January 31, 2021

How to Build a Better Budget

With the commencement of 2021, now is the perfect time to start considering what this year is going to look like for you. A New Year brings a plethora of New Year’s resolutions, and for some, these involve getting on top of their finances, saving for a holiday or home loan, or even simply learning the basics of budgeting. Regardless of if you are working at a crane construction firm, are a CEO of an industrial air compressor firm, or are working at a café whilst you study; everyone can improve their finances. To help you build a better budget this year, take a look at some of our tips for budgeting properly.

Determine your income

This may be obvious, but unbelievably many individuals cannot even tell you their weekly income. You could be a manager leading teams in the workplace, but still have no management skills when it comes to your personal finances. Work out exactly what you are earning per week or month. This may be more difficult if you work as a casual, so in this case, you would have to estimate. Be sure to factor in tax when determining your income.

Work out your fixed expenses

It doesn’t matter if you are a high-income earner working as a crane operator, working in sales for oil-free air compressors or working as a casual babysitter whilst at university; we all have to keep track of our expenses. Fixed expenses are costs that occur every week, month, or year. This can include rent, internet bills, subscriptions and charity payments. These are easy to factor into your budget are they are set costs that do not change. Variable costs can be a little more difficult to account for, so it is important to leave some room in the budget for these expenses.

Realise that each month can be different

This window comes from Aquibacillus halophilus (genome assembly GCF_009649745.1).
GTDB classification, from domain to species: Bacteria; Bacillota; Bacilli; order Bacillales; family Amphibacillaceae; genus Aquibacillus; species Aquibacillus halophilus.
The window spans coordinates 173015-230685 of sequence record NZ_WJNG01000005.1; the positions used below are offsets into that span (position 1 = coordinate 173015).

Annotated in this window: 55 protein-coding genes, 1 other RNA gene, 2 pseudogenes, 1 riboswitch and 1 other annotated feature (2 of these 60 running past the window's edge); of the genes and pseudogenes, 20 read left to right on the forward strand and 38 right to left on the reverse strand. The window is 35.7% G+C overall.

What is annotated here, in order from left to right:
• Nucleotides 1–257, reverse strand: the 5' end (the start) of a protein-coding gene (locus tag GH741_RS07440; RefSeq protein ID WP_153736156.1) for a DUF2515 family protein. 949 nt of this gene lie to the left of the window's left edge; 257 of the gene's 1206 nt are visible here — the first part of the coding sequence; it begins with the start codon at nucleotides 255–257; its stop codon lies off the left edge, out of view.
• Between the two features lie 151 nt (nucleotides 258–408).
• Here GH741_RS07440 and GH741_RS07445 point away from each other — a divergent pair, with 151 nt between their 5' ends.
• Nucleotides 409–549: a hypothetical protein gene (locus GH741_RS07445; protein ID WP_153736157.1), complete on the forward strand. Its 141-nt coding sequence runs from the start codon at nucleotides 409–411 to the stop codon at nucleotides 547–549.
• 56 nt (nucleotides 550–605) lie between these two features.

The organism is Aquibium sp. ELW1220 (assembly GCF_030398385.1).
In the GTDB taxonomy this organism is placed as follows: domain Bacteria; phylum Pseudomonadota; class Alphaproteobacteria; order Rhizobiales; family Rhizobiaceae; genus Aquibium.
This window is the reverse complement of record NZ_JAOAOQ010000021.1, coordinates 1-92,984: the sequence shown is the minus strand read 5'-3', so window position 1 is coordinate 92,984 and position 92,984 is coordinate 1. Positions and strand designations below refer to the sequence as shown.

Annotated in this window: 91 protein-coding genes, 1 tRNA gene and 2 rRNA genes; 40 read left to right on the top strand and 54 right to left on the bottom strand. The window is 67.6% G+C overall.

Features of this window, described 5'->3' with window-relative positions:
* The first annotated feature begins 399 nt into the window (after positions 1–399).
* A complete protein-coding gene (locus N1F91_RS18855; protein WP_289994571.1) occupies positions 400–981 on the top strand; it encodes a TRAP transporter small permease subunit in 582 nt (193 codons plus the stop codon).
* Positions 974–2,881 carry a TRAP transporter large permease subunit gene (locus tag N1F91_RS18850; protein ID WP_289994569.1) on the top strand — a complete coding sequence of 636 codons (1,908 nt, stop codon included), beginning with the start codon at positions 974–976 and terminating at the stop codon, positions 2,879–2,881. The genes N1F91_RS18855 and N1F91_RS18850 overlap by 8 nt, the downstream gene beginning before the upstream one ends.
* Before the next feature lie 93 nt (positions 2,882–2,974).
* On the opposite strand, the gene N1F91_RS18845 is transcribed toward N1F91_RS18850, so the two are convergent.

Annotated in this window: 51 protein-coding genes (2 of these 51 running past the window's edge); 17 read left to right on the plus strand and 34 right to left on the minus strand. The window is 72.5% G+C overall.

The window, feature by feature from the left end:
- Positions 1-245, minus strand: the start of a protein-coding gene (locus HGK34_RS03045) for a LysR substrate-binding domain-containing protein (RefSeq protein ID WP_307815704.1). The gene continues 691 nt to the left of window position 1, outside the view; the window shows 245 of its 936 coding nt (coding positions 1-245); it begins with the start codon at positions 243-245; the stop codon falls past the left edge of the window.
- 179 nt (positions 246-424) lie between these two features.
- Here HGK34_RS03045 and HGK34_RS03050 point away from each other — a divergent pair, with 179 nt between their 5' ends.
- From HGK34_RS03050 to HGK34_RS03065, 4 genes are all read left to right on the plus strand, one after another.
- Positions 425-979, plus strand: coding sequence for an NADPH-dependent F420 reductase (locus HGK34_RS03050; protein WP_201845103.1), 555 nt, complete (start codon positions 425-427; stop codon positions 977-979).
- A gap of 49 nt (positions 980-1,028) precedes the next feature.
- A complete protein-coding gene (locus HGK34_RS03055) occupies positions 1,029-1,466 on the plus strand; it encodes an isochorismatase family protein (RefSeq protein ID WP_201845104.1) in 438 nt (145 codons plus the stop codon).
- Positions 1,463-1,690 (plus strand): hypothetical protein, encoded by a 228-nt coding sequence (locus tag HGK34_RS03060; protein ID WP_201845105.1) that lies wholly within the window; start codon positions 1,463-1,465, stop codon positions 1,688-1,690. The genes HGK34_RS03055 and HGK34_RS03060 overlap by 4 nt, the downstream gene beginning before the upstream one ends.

As mentioned previously, it is essential to understand that there are variable costs that you will encounter. These include expenses such as utilities, including electricity bills, water bills and gas bills. Although these expenses can change slightly, predictions can still be made around how much they are expected to be. It is always better to overestimate than underestimate when it comes to paying bills that are variable in nature.

Have an emergency fund

If the events of COVID-19 have taught us anything, it is that we all need to have emergency savings for unforeseen circumstances. Experts say that you should first have one month’s worth of savings at first. From this, it can be built up to three months, and then six months. By having emergency money, you will have a backup plan in case you lose your job, or if an unexpected cost comes up.

Pay off your debt

If you have any debts, be sure to pay them off as soon as possible. There are both ‘good’ debts, and ‘bad’ debts. Good debts refer to any debt that will add value to your long terms, such as university government loans, or home loans. Bad debt refers to debt from credit card loans, gambling, or overspending on items such as clothing or cars.

Be careful of credit card loans and Afterpay

Do not go down the path of getting yourself into debilitating debt from abusing services such as Afterpay. If you have a history of financial issues and trouble saving, it is best not to get yourself into a situation where you have to pay off sums of money. A debit card is a much better option than a credit card if you know that you have little self-control.

Download an app to help you budget

There are so many apps out there that can help you to monitor your incoming and outgoing funds. Mint, Pocketbook, and even bank apps can keep you on track when it comes to your savings. These apps can break down your spending by category, so you can see what areas you need to cut down on. It will also pick up on subscriptions that you may have forgotten about, that you no longer use.

Set goals

Much like you would set professional goals to gain promotion after completing a leadership development program, setting goals around your budget and savings is essential for good financial health. Setting a target to save at least 10 per cent of your overall income is a good place to start. If you can afford to put aside more than this amount, you will be in an even better position. Keen savers must also remember to treat themselves every once in a while. There is no problem with going out to dinner once a week or spending on a new outfit. Budgeting is merely about having a plan and staying within your means of spending. So, get budgeting and put your New Year’s finance resolutions into practice.